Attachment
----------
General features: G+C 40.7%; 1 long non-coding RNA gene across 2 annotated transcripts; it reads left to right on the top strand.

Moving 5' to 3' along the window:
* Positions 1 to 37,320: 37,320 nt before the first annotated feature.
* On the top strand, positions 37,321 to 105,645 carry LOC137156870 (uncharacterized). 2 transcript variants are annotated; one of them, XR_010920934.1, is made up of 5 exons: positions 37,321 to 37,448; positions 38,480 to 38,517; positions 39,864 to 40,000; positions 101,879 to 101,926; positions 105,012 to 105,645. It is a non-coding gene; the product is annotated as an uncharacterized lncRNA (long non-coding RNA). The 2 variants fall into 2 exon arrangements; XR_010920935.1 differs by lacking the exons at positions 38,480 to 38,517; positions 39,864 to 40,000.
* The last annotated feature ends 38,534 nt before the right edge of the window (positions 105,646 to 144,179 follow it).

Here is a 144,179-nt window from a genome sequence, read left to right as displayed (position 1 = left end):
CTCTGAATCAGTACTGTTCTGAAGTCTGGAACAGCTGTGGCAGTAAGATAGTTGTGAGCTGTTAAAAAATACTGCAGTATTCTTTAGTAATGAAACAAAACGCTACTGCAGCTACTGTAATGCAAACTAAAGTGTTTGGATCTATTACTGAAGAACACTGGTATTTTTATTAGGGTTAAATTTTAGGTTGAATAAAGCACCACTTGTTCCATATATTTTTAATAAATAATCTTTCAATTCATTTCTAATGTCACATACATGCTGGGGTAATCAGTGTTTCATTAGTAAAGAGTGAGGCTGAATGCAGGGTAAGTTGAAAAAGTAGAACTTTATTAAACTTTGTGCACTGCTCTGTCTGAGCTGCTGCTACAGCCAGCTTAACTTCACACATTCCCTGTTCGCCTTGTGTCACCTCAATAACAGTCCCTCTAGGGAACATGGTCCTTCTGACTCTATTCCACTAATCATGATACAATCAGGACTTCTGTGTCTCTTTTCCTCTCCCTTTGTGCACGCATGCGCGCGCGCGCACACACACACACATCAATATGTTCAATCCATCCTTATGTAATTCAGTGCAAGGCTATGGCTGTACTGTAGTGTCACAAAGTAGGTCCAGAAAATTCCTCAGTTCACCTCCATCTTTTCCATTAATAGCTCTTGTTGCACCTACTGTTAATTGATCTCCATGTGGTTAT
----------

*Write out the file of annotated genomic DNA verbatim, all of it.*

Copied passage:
General features: G+C 40.7%; 1 long non-coding RNA gene across 2 annotated transcripts; it reads left to right on the top strand.

Moving 5' to 3' along the window:
* Positions 1 to 37,320: 37,320 nt before the first annotated feature.
* On the top strand, positions 37,321 to 105,645 carry LOC137156870 (uncharacterized). 2 transcript variants are annotated; one of them, XR_010920934.1, is made up of 5 exons: positions 37,321 to 37,448; positions 38,480 to 38,517; positions 39,864 to 40,000; positions 101,879 to 101,926; positions 105,012 to 105,645. It is a non-coding gene; the product is annotated as an uncharacterized lncRNA (long non-coding RNA). The 2 variants fall into 2 exon arrangements; XR_010920935.1 differs by lacking the exons at positions 38,480 to 38,517; positions 39,864 to 40,000.
* The last annotated feature ends 38,534 nt before the right edge of the window (positions 105,646 to 144,179 follow it).

Here is a 144,179-nt window from a genome sequence, read left to right as displayed (position 1 = left end):
CTCTGAATCAGTACTGTTCTGAAGTCTGGAACAGCTGTGGCAGTAAGATAGTTGTGAGCTGTTAAAAAATACTGCAGTATTCTTTAGTAATGAAACAAAACGCTACTGCAGCTACTGTAATGCAAACTAAAGTGTTTGGATCTATTACTGAAGAACACTGGTATTTTTATTAGGGTTAAATTTTAGGTTGAATAAAGCACCACTTGTTCCATATATTTTTAATAAATAATCTTTCAATTCATTTCTAATGTCACATACATGCTGGGGTAATCAGTGTTTCATTAGTAAAGAGTGAGGCTGAATGCAGGGTAAGTTGAAAAAGTAGAACTTTATTAAACTTTGTGCACTGCTCTGTCTGAGCTGCTGCTACAGCCAGCTTAACTTCACACATTCCCTGTTCGCCTTGTGTCACCTCAATAACAGTCCCTCTAGGGAACATGGTCCTTCTGACTCTATTCCACTAATCATGATACAATCAGGACTTCTGTGTCTCTTTTCCTCTCCCTTTGTGCACGCATGCGCGCGCGCGCACACACACACACATCAATATGTTCAATCCATCCTTATGTAATTCAGTGCAAGGCTATGGCTGTACTGTAGTGTCACAAAGTAGGTCCAGAAAATTCCTCAGTTCACCTCCATCTTTTCCATTAATAGCTCTTGTTGCACCTACTGTTAATTGATCTCCATGTGGTTAT